Scheme sponsors are likely to begin pushing for increased focus on pensions risk management, according to the UK-based consultancy firm Redington Partners, in the wake of increasing regulatory focus on asset risk factors such as ‘value-at-risk' (VaR).

Robert Gardner, co-founder and partner at Redington Partners, told IPE that sponsors are likely to want to get more involved in the way the corporate pension fund is run if the UK Accounting Standards Board (ASB) implements changes requiring firms to report their value-at-risk within their balance sheets.

Pension funds usually seek an optimum of 95% VaR over a one-year period, representing a one in 20 confidence level, according to Redington, and calculate this by assessing the potential correlation risk attributed to each risk type - for example equity, currency, interest rate market risk, credit, inflation and longevity risk - and the effects of diversification within the overall portfolio.

But he suggests pension funds may need to divert resources away from asset management and place increased in-house focus on ensuring the asset allocation and risk strategies of the pension fund are sufficiently stress-tested on a regular basis, especially in the wake of the ongoing credit crisis and increasing regulatory scrutiny on the risk value of pension assets.

More specifically, he noted the Pension Protection Fund recently suggested it would prefer to move towards a risk-based levy, which would require pension funds to disclose their VaR assessment and pay a levy to the lifeboat fund according to that.

This would mean a pension fund with 19% VaR, for example, might be required to pay a higher levy than a pension fund with 9% VaR.

The result may therefore be employers and pension fund sponsors will expect to become more involved in the level of the VaR if accounting rules change to require their disclosure on balance sheets - a move which should be welcomed in some respects, suggests Gardner, if it means employers pay more attention to the importance of the pension fund.

That said, increased focus on VaR as one part of an overall ongoing risk assessment means pension funds may need to divert assets and attention away from asset management.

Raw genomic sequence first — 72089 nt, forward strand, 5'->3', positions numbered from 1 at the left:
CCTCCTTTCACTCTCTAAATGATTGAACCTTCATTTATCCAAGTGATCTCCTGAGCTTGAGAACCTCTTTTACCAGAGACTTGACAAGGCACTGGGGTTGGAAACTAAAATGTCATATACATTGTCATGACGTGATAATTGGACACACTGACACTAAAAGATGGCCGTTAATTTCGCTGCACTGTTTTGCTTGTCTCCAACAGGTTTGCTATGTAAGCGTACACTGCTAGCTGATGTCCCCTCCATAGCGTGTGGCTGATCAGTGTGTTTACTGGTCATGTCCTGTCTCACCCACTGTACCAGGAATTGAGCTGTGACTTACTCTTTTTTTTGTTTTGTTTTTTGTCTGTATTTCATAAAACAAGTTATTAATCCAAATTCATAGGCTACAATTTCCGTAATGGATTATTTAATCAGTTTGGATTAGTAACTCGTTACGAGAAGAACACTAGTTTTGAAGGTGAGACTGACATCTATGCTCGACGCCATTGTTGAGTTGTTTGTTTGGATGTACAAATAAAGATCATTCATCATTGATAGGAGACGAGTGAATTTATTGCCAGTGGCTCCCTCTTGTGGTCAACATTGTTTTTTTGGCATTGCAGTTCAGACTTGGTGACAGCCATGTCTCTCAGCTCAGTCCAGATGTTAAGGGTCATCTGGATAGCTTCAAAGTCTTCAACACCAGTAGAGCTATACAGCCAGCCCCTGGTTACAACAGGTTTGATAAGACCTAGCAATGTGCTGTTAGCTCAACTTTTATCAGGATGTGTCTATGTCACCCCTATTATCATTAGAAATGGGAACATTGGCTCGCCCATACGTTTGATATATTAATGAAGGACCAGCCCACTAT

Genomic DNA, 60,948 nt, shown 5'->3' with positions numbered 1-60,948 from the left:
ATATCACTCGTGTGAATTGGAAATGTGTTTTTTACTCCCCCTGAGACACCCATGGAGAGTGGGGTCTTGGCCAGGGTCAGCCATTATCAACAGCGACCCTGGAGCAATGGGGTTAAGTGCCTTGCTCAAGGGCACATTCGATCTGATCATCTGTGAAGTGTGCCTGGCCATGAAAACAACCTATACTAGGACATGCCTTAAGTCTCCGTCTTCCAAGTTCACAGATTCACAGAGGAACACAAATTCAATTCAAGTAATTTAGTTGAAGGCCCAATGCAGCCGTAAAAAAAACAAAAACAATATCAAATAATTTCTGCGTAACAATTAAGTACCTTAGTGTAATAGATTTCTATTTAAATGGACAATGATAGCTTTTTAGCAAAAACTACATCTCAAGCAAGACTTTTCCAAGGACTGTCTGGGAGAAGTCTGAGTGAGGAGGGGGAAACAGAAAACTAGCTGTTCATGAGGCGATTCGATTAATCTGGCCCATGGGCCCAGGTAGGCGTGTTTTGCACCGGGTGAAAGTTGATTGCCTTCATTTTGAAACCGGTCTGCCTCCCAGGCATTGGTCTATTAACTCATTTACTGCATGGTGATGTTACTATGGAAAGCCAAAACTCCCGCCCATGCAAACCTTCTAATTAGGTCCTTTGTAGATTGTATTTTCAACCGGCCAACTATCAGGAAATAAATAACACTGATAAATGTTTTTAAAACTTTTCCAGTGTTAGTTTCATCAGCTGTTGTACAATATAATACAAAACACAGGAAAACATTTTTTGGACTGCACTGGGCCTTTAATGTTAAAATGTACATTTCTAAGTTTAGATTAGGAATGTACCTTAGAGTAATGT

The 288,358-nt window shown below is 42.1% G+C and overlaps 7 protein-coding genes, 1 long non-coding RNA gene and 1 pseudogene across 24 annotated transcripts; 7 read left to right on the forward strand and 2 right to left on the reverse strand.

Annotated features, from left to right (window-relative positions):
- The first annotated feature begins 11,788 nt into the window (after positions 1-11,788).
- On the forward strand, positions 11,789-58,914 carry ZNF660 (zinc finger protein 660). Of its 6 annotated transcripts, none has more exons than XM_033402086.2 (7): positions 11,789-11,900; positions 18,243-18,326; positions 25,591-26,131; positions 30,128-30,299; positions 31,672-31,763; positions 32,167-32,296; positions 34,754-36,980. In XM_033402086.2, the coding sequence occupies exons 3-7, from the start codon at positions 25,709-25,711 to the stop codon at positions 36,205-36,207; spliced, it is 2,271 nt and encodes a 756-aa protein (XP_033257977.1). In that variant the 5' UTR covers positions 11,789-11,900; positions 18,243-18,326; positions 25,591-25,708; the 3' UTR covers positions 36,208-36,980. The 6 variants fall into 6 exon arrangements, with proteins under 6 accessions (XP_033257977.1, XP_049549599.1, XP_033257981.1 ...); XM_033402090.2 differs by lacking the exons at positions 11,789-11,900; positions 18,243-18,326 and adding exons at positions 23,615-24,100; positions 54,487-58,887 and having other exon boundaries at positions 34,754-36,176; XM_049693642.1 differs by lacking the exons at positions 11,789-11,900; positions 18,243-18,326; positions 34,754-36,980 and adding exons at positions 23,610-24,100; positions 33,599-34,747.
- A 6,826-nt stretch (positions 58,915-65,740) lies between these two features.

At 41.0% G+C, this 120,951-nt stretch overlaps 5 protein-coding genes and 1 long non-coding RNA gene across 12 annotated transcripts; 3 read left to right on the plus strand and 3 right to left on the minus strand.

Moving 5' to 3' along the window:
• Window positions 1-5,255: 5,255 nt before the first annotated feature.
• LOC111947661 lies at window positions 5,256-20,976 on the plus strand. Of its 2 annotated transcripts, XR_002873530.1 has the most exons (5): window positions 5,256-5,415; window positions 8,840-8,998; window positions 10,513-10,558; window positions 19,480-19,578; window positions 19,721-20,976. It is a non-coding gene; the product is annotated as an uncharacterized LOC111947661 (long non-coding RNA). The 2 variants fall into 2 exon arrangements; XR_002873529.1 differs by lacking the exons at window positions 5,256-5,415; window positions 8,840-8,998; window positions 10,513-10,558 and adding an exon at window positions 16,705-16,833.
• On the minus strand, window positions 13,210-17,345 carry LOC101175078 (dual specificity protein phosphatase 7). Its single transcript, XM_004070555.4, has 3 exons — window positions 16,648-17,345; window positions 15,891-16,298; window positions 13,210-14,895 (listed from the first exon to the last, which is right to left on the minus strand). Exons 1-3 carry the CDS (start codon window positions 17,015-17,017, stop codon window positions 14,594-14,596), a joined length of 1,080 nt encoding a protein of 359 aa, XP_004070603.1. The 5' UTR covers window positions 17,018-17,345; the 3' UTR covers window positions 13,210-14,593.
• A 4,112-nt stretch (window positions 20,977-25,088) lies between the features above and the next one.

"Pension funds are spending a lot on asset management, but they need to be diverting resources to risk management in-house. They spend a lot of money on bond managers and hedge fund managers, but there needs to be an allocation there to risk management. A lot of sponsors and CFOs are very sensitive to the volatility on their balance sheet," said Gardner.

Some pension funds have tried to tackle the asset liability management of the scheme over the last few years by moving towards liability-driven investment (LDI). However, Redington has found most pension funds are still facing inflationary pressures on their VaR and risk profiling, because LDI only addressees the interest rate risk in circumstances where inflationary moves are effectively correlated to interest rates activity.

This risk is now being shown to be difficult to address as sensitivity analysis - revealing factors not considered when looking at VaR on its own - reveals UK long-term bond rates have dropped over the last year but 30 year inflation has risen from 3.2% to 3.8% within the 12 months, creating an additional risk premium to UK pension funds of £50bn (€63bn).

The practice of regularly assessing VaR along with other sensitivity analyses is already being widely adopted elsewhere in Europe. The Swedish regulator, Finansinpektionen, requires pension funds and insurance companies to disclose their VaR assessment.

At the same time however, Gardner's business partner, Dawid Konotey-Ahulu believes it is not just pension funds which are likely to see a power shift in light of the recent credit crisis pressures, as he believes there will undoubtedly have been a shift in power among asset management houses and investment banks towards the risk management teams.

"The governance and relative strength of risk officers and the organisational strength of risk management has gone up," said Konotey-Ahulu.

"A successful fund manager could in the past have shouted louder than the risk officer, but that has changed. We will have seen a shift in the balance of power between the risk control function and the people who take risks."